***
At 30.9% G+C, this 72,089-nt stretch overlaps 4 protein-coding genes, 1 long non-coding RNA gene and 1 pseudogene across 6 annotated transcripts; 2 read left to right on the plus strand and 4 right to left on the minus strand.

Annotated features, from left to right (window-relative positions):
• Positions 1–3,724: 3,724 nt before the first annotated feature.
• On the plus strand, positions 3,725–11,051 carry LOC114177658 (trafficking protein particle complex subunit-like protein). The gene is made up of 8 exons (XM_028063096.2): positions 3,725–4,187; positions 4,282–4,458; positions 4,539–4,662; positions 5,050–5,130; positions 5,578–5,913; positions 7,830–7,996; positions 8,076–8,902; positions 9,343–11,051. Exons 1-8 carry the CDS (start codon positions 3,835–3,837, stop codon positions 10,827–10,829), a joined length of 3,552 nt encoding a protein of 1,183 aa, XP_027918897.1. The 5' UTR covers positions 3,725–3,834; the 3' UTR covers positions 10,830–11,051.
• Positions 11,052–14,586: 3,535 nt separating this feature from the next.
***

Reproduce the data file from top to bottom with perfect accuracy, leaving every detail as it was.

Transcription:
At 30.9% G+C, this 72,089-nt stretch overlaps 4 protein-coding genes, 1 long non-coding RNA gene and 1 pseudogene across 6 annotated transcripts; 2 read left to right on the plus strand and 4 right to left on the minus strand.

Annotated features, from left to right (window-relative positions):
• Positions 1–3,724: 3,724 nt before the first annotated feature.
• On the plus strand, positions 3,725–11,051 carry LOC114177658 (trafficking protein particle complex subunit-like protein). The gene is made up of 8 exons (XM_028063096.2): positions 3,725–4,187; positions 4,282–4,458; positions 4,539–4,662; positions 5,050–5,130; positions 5,578–5,913; positions 7,830–7,996; positions 8,076–8,902; positions 9,343–11,051. Exons 1-8 carry the CDS (start codon positions 3,835–3,837, stop codon positions 10,827–10,829), a joined length of 3,552 nt encoding a protein of 1,183 aa, XP_027918897.1. The 5' UTR covers positions 3,725–3,834; the 3' UTR covers positions 10,830–11,051.
• Positions 11,052–14,586: 3,535 nt separating this feature from the next.